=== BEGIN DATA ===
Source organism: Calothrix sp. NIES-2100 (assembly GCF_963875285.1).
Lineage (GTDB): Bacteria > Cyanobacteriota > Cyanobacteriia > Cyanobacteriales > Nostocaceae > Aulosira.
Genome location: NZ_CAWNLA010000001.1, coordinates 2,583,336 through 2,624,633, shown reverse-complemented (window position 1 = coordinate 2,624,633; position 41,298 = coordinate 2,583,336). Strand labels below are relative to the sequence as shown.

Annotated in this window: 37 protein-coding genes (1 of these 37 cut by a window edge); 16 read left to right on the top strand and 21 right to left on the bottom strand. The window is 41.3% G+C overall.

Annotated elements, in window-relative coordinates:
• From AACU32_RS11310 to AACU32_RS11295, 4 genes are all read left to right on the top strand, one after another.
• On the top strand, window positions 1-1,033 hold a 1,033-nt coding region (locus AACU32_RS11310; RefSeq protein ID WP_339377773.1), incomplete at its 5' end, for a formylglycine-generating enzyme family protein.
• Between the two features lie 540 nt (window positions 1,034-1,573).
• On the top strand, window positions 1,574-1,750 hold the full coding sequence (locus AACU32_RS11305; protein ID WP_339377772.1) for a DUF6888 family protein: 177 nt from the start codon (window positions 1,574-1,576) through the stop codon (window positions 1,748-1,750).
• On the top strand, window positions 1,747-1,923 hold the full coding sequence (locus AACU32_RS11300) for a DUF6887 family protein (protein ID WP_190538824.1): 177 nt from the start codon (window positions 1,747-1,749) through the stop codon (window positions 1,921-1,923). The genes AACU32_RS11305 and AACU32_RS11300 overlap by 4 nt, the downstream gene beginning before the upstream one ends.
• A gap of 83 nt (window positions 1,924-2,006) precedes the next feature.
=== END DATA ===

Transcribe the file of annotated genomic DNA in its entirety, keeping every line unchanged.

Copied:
Source organism: Calothrix sp. NIES-2100 (assembly GCF_963875285.1).
Lineage (GTDB): Bacteria > Cyanobacteriota > Cyanobacteriia > Cyanobacteriales > Nostocaceae > Aulosira.
Genome location: NZ_CAWNLA010000001.1, coordinates 2,583,336 through 2,624,633, shown reverse-complemented (window position 1 = coordinate 2,624,633; position 41,298 = coordinate 2,583,336). Strand labels below are relative to the sequence as shown.

Annotated in this window: 37 protein-coding genes (1 of these 37 cut by a window edge); 16 read left to right on the top strand and 21 right to left on the bottom strand. The window is 41.3% G+C overall.

Annotated elements, in window-relative coordinates:
• From AACU32_RS11310 to AACU32_RS11295, 4 genes are all read left to right on the top strand, one after another.
• On the top strand, window positions 1-1,033 hold a 1,033-nt coding region (locus AACU32_RS11310; RefSeq protein ID WP_339377773.1), incomplete at its 5' end, for a formylglycine-generating enzyme family protein.
• Between the two features lie 540 nt (window positions 1,034-1,573).
• On the top strand, window positions 1,574-1,750 hold the full coding sequence (locus AACU32_RS11305; protein ID WP_339377772.1) for a DUF6888 family protein: 177 nt from the start codon (window positions 1,574-1,576) through the stop codon (window positions 1,748-1,750).
• On the top strand, window positions 1,747-1,923 hold the full coding sequence (locus AACU32_RS11300) for a DUF6887 family protein (protein ID WP_190538824.1): 177 nt from the start codon (window positions 1,747-1,749) through the stop codon (window positions 1,921-1,923). The genes AACU32_RS11305 and AACU32_RS11300 overlap by 4 nt, the downstream gene beginning before the upstream one ends.
• A gap of 83 nt (window positions 1,924-2,006) precedes the next feature.